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Terpenes

August 5, 2016

 

 

Riddle me this: what do Mangos, Newport cigarettes, and that friend who is always posting about essential oils have in common?

 

If your high school friends were as nerdy as mine, you may have answered that they all help you get higher. While none of these sources can actually cause an increase in psycho-activity, there is some science behind the claim, thanks to a wonderful group of compounds known as terpenes

 

Terpenes are fragrance molecules produced by plants – the same molecules that are bottled and sold as essential oils. The Cannabis plant produces over 120 terpenes, varying from strain to strain. As the plant grows, the terpenes help protect it from environmental factors such as excessive heat and sunlight, and predators. They do so by releasing their oils into the air, forming a protective cloud around the flower. Terpenes are important in understanding why different strains are able to produce different effects.

 

Terpenes have long been renowned for their medicinal properties, such as the use of peppermint or lavender to calm, or citrus notes for stimulating effects.  Similarly, the terpenes found in cannabis provide medicinal benefits in addition to the cannabinoids they are produced with.

 

Mangos contain the most popular Cannabis terpene, Mycrene. Mycrene is known to relieve pain, relax muscles, and fight inflammation. Limonene is the second most abundant terpene found in Cannabis, and has been clinically studied as a replacement for antidepressants. Limonene has also been shown to affect breast cancer proteins.

 

Let’s take a step back and revisit that friend who is always raving about their newest essential oil addition. It’s clear from both the widely available research, and the increasing popularity of oils, that terpenes provide amazing medicinal effects. So why not just stick with terpenes derived from non-Cannabis sources? Hint: this is where it gets interesting.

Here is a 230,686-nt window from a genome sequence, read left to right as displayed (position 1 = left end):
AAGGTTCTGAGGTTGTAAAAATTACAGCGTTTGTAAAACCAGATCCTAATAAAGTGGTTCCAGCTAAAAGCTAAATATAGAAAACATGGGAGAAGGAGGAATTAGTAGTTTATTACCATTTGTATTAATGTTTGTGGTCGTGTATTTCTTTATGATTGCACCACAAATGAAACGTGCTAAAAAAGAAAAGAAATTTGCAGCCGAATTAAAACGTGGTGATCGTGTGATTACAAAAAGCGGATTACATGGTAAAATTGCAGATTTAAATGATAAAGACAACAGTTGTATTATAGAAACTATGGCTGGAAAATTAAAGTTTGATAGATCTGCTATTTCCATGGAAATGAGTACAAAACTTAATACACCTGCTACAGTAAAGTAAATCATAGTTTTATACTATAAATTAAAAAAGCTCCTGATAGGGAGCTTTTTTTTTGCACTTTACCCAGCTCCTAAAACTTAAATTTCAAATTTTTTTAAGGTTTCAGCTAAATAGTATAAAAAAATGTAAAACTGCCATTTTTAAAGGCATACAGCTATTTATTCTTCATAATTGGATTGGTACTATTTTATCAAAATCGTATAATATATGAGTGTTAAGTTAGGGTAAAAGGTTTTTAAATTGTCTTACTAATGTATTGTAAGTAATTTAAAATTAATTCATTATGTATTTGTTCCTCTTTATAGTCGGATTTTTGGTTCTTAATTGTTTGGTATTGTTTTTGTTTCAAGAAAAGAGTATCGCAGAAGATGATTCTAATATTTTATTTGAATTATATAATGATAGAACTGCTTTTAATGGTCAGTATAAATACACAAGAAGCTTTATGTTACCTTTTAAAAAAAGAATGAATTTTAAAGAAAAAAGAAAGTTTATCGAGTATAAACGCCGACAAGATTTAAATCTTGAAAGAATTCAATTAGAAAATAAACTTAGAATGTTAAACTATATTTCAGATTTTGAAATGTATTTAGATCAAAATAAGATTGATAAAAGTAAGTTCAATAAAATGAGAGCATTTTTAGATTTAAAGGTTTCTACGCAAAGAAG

When terpenes and cannabinoids work together, they produce what is known as the entourage effect. The entourage effect describes the process in which each chemical component of Cannabis affects how each other is processed and used by the body.

 

For example, we discussed in the Cannabinoid section how THC and CBD are more powerful when taken together than individually. Similarly, when the terpene Pinene is abundant in Cannabis medicine, it works to reduce the short-term memory impairment that can be caused by THC.  The abovementioned terpenes, Mycrene and Limonene, have been shown to alter the permeability of cell membranes, in turn affecting the amount of THC that cell can absorb. A mango won’t increase your high, but its terpenes will increase your ability to absorb THC, resulting in the effect of an increased high.

 

The synergistic qualities of terpenes and cannabinoids are why, as a company, we focus our products around whole plant medicine versus what will produce the most intense psychoactive effects. Every product is formulated using multiple strains, as well as material ranging from straight off the plant for acidic compounds, to dried and heated material for activated compounds. This process ensures a wide variety of terpenes and cannabinoids for ultimate plant healing.

 

Suggested Readings: Featured Chart + Entourage Effect with Specific Conditions, British Journal of Pharmacoly: Taming THC: potential cannabis synergy and phytocannabinoid-terpenoid entourage effects

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